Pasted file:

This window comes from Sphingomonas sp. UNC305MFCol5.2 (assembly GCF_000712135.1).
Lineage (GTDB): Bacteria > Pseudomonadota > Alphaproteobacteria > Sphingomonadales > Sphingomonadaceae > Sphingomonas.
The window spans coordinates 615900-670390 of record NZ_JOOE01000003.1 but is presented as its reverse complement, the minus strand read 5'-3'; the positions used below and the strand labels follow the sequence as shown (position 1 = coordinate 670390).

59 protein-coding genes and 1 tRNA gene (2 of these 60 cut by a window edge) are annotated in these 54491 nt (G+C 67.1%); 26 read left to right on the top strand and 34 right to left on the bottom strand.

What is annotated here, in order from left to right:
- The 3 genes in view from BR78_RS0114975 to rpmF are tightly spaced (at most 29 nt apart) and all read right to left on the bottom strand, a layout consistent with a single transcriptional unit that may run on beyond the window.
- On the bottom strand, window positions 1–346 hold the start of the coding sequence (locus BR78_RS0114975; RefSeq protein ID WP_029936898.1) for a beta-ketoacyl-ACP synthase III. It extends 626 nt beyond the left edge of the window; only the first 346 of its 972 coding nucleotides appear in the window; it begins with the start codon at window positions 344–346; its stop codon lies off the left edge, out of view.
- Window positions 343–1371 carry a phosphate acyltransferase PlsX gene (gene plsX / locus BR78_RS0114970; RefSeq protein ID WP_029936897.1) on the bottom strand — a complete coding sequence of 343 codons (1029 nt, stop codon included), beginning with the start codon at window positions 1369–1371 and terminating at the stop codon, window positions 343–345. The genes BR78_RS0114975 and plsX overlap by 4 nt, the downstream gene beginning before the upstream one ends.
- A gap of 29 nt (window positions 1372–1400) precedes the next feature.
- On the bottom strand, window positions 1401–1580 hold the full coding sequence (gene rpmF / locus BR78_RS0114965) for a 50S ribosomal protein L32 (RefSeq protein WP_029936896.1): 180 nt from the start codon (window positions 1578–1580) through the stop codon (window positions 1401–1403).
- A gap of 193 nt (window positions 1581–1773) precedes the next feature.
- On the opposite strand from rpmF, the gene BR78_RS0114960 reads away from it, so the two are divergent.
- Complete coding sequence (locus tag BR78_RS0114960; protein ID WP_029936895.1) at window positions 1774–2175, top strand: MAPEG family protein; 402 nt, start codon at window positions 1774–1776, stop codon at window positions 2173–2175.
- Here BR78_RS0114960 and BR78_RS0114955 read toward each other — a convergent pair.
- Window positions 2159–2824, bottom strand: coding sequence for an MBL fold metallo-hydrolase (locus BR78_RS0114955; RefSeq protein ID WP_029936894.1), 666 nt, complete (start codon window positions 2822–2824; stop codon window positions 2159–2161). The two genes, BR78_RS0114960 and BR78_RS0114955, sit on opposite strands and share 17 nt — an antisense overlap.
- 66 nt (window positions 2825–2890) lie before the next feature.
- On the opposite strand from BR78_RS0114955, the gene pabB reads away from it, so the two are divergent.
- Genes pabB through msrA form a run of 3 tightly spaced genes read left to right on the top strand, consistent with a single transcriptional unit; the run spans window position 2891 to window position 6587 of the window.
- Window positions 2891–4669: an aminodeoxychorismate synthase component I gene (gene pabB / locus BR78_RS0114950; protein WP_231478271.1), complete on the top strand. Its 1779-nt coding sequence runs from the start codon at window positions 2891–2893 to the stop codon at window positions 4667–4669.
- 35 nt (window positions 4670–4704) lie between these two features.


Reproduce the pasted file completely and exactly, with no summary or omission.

This window comes from Sphingomonas sp. UNC305MFCol5.2 (assembly GCF_000712135.1).
Lineage (GTDB): Bacteria > Pseudomonadota > Alphaproteobacteria > Sphingomonadales > Sphingomonadaceae > Sphingomonas.
The window spans coordinates 615900-670390 of record NZ_JOOE01000003.1 but is presented as its reverse complement, the minus strand read 5'-3'; the positions used below and the strand labels follow the sequence as shown (position 1 = coordinate 670390).

59 protein-coding genes and 1 tRNA gene (2 of these 60 cut by a window edge) are annotated in these 54491 nt (G+C 67.1%); 26 read left to right on the top strand and 34 right to left on the bottom strand.

What is annotated here, in order from left to right:
- The 3 genes in view from BR78_RS0114975 to rpmF are tightly spaced (at most 29 nt apart) and all read right to left on the bottom strand, a layout consistent with a single transcriptional unit that may run on beyond the window.
- On the bottom strand, window positions 1–346 hold the start of the coding sequence (locus BR78_RS0114975; RefSeq protein ID WP_029936898.1) for a beta-ketoacyl-ACP synthase III. It extends 626 nt beyond the left edge of the window; only the first 346 of its 972 coding nucleotides appear in the window; it begins with the start codon at window positions 344–346; its stop codon lies off the left edge, out of view.
- Window positions 343–1371 carry a phosphate acyltransferase PlsX gene (gene plsX / locus BR78_RS0114970; RefSeq protein ID WP_029936897.1) on the bottom strand — a complete coding sequence of 343 codons (1029 nt, stop codon included), beginning with the start codon at window positions 1369–1371 and terminating at the stop codon, window positions 343–345. The genes BR78_RS0114975 and plsX overlap by 4 nt, the downstream gene beginning before the upstream one ends.
- A gap of 29 nt (window positions 1372–1400) precedes the next feature.
- On the bottom strand, window positions 1401–1580 hold the full coding sequence (gene rpmF / locus BR78_RS0114965) for a 50S ribosomal protein L32 (RefSeq protein WP_029936896.1): 180 nt from the start codon (window positions 1578–1580) through the stop codon (window positions 1401–1403).
- A gap of 193 nt (window positions 1581–1773) precedes the next feature.
- On the opposite strand from rpmF, the gene BR78_RS0114960 reads away from it, so the two are divergent.
- Complete coding sequence (locus tag BR78_RS0114960; protein ID WP_029936895.1) at window positions 1774–2175, top strand: MAPEG family protein; 402 nt, start codon at window positions 1774–1776, stop codon at window positions 2173–2175.
- Here BR78_RS0114960 and BR78_RS0114955 read toward each other — a convergent pair.
- Window positions 2159–2824, bottom strand: coding sequence for an MBL fold metallo-hydrolase (locus BR78_RS0114955; RefSeq protein ID WP_029936894.1), 666 nt, complete (start codon window positions 2822–2824; stop codon window positions 2159–2161). The two genes, BR78_RS0114960 and BR78_RS0114955, sit on opposite strands and share 17 nt — an antisense overlap.
- 66 nt (window positions 2825–2890) lie before the next feature.
- On the opposite strand from BR78_RS0114955, the gene pabB reads away from it, so the two are divergent.
- Genes pabB through msrA form a run of 3 tightly spaced genes read left to right on the top strand, consistent with a single transcriptional unit; the run spans window position 2891 to window position 6587 of the window.
- Window positions 2891–4669: an aminodeoxychorismate synthase component I gene (gene pabB / locus BR78_RS0114950; protein WP_231478271.1), complete on the top strand. Its 1779-nt coding sequence runs from the start codon at window positions 2891–2893 to the stop codon at window positions 4667–4669.
- 35 nt (window positions 4670–4704) lie between these two features.